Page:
January 14, 2012
It is a crime to pay tax. This statement may, at first, appear improbable, yet it is true. The truth of it is embedded firmly in international law, and this law is explicit and unequivocal.
At the Nuremberg War Crimes Tribunal it was stated that ‘individuals have international duties’ which transcend allegiance to their individual nation state. This makes it clear that each citizen has a responsibility to ensure their own personal conduct does not breach international law which overrides the laws of their own governments.
Let’s look at what these laws are: in 1950, the United Nations enacted the seven universal laws of war known as the Nuremberg Principles, principle six of which clearly defines the crimes which are ‘punishable under international law’: crimes against peace, war crimes, and crimes against humanity. These joined the offence of genocide as the world’s worst crimes. ‘Crimes Against Peace’ specifically prohibits ‘wars of aggression’ the definition of which our ‘interventions’ in Iraq, Afghanistan and Libya clearly satisfy. By deploying high-explosive weapons which they knew would cause massive death and destruction our leaders demonstrated intent and so are guilty of war crimes.
In 1998, after fifty years of illegal wars in breach of the Nuremberg Principles, 132 states, in an attempt to block the loopholes allowing nations to commit these crimes with impunity, drew up the Rome Statute of the International Criminal Court. Article 25 of the Rome Statute states that a person is criminally liable who ‘aids, abets or assists’ in the commission of such a crime ‘including providing the means for its commission.’
This statement is crucial; state sponsored wars such as those waged against Afghanistan, Iraq and Libya can only be fought with the consent of a majority of the citizens, specifically through gathering their taxes. Governments cannot wage war without the money to buy weapons, pay troops or purchase supplies. Without the support of taxpayers and moneylenders war would be impossible. Taxpayers who fund illegal war commit a war crime.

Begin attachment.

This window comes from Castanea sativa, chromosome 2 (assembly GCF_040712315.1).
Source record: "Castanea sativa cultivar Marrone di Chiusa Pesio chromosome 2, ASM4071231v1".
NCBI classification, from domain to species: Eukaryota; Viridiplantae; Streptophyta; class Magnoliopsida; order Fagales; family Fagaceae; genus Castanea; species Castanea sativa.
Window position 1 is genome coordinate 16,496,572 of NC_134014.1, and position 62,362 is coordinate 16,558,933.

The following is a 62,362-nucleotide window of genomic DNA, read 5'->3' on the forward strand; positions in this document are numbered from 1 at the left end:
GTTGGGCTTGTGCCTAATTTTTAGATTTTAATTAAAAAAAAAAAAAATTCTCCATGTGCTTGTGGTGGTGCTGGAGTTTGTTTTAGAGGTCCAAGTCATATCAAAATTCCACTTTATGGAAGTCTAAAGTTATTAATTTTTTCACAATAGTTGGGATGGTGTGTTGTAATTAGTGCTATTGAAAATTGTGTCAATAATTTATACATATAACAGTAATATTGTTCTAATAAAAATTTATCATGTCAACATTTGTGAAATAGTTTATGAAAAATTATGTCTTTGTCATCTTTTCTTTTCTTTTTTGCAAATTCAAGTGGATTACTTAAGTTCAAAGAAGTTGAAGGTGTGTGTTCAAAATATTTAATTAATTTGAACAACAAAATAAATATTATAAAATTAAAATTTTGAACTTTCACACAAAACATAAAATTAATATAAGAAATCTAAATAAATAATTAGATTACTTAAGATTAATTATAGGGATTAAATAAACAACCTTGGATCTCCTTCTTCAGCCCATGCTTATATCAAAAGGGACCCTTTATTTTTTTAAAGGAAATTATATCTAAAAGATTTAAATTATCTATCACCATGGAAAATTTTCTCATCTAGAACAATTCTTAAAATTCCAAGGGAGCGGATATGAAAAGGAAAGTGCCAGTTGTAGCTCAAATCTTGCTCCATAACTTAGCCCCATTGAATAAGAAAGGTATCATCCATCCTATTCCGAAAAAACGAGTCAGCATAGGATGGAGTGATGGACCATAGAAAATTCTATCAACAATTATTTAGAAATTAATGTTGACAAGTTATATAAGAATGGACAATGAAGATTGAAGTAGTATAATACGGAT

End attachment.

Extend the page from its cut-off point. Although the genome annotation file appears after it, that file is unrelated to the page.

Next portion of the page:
Your duty is clear then, as a citizen whose taxes are being used to commit war crimes you are committing those same crimes. The only way to avoid liability is to withhold your taxes, by doing so you will be upholding the law. But is this only about stark legalities? Do we not also have moral duties which impel us to act?
Significantly, in this case, the law takes into account your conscience: Nuremberg Principle number four states that even if a person acts under the orders of their government this ‘does not relieve him from responsibility under international law, provided a moral choice was in fact possible to him’.
Let us then ponder that in ten years NATO and ISAF governments have caused the deaths of 800,000 adults and 400,000 children, injured three million people and driven eight million into exile and destitution. These very real human beings – are they worthy of your moral consideration? International law says yes. What do you say?
Read also: Ghis: Escape in Prison
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